Science for Policy and Science Diplomacy Workshops for COST Actions


How should researchers engage with policy makers? Where and how to share COST Action results? How can COST Actions create policy impact? These are some of the key questions that were addressed during the ‘Science for Policy’ workshop, held on 27 June 2023 at the COST premises in Brussels. The workshop was followed by a Science Diplomacy training the day after. 

An enthusiastic group of COST Action participants, all of whom started their activities in the autumn 2022, joined this workshop series to learn more about how they could (better) achieve policy impact with their COST Actions.

Science for Policy (S4P) workshop: 27 June 2023   

The S4P workshop is a logical follow-up of previous policy-related initiatives. It focuses on COST Actions that want to share their research results in order to achieve greater policy impact and helps improve their skills on how to communicate effectively with policymakers. 

A group of 25 researchers at a workshop

Judith Litjens, COST Policy Officer, introduced the workshop by presenting COST’s S4P activities. Starting with an overview of the ‘Actions to Actions’ policy brief, a practical guide by and for COST Actions on how to achieve policy impact. Published in 2021 ‘Actions to Actions’ was the first ever COST policy brief based on the information, recommendation, tips and good practices that were shared by Chairs and Vice Chairs of ended COST Actions that had demonstrated significant policy impact. COST also recently launched a S4P web page, and participants were informed about the COST S4P community on Basecamp, which they will all be invited to join.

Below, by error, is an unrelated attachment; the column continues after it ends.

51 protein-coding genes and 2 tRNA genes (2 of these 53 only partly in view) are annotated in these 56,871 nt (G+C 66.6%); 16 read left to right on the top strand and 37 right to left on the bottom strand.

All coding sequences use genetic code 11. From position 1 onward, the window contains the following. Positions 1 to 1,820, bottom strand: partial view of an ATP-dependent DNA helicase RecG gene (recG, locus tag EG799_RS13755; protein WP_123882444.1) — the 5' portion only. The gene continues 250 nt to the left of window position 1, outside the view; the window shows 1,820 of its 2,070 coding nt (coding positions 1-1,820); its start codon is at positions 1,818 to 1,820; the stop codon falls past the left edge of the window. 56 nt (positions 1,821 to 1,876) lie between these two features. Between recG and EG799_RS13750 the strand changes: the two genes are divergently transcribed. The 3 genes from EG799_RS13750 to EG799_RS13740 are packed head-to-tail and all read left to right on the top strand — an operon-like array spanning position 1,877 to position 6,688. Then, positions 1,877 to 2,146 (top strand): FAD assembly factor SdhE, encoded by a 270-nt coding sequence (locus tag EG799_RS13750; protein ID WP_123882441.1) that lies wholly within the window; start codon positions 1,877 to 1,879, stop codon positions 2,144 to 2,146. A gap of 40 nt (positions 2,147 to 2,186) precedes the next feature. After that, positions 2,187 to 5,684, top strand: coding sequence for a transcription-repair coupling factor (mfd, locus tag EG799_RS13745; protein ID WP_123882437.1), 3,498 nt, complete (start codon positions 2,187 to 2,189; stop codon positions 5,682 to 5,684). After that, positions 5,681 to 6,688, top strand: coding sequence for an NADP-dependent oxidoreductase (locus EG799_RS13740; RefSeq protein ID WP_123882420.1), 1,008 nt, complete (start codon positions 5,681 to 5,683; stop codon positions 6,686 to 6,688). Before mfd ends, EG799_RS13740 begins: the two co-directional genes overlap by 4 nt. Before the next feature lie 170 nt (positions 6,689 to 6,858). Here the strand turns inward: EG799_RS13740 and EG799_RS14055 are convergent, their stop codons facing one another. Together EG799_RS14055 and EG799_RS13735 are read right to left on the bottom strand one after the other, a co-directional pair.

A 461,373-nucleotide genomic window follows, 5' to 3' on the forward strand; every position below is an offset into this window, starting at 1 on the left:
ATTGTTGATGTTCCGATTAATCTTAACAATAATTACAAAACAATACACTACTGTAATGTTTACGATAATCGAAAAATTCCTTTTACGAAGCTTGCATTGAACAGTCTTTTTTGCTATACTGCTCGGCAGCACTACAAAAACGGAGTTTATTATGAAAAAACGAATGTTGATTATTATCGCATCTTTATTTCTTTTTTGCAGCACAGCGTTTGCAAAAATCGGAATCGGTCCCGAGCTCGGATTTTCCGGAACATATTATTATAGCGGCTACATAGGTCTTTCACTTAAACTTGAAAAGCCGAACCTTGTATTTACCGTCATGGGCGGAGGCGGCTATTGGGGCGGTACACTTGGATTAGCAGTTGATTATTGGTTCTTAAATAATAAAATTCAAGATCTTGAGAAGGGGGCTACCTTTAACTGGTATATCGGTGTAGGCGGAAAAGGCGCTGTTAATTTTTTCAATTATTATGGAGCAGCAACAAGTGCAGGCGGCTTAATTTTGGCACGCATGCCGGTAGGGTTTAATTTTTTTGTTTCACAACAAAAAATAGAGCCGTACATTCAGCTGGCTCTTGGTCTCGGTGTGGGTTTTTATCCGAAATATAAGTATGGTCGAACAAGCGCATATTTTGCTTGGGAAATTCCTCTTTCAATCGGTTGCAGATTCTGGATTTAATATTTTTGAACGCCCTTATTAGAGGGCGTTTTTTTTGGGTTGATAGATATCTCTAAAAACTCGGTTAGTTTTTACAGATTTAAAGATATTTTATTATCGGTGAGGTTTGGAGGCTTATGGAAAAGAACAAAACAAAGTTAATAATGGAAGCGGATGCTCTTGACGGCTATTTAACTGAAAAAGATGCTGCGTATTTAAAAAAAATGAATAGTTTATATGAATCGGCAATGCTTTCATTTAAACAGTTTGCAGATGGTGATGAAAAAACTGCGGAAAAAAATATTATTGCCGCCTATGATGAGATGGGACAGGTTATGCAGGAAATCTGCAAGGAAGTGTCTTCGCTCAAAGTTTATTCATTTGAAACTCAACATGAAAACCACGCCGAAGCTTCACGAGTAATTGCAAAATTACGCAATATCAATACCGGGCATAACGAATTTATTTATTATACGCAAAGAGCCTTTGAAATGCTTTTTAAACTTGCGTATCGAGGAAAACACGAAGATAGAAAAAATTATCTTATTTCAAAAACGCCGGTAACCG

S4P expert Lene Topp introduced the participants to the JRC Competence frameworks for policymakers and researchers, outlining a wide array of science for policy skills through collective competences researchers could use to assess their approach.  

Science for Change expert Gemma Rodríguez then invited participants to enter into a discussion about how to achieve meaningful impact. During a card game, participants discussed amongst themselves which of the statements on different cards they agree or disagree with, after which the discussions were put in a science for policy context. 

The training sessions were followed by a presentation on the European Commission ‘Science for policy’ Staff Working Document (SWD): ‘Supporting and connecting policymaking in the Member States with scientific research’. This initiative includes a comprehensive overview of existing S4P mechanisms across the EU, a shared EC vision on S4P, and an explanation of how S4P fits in the new European Research Area. Policy Analyst Kristian Krieger from the Joint Research Centre (JRC) presented the SWD key objectives and explained how COST Action participants can engage with and benefit from existing S4P initiatives outlined in the SWD. 

Dr Sara Basart, Chair of COST Action International Network to Encourage the Use of Monitoring and Forecasting Dust Products (InDust), and Dr Wolf von Klitzing, Chair of the Quantum Technologies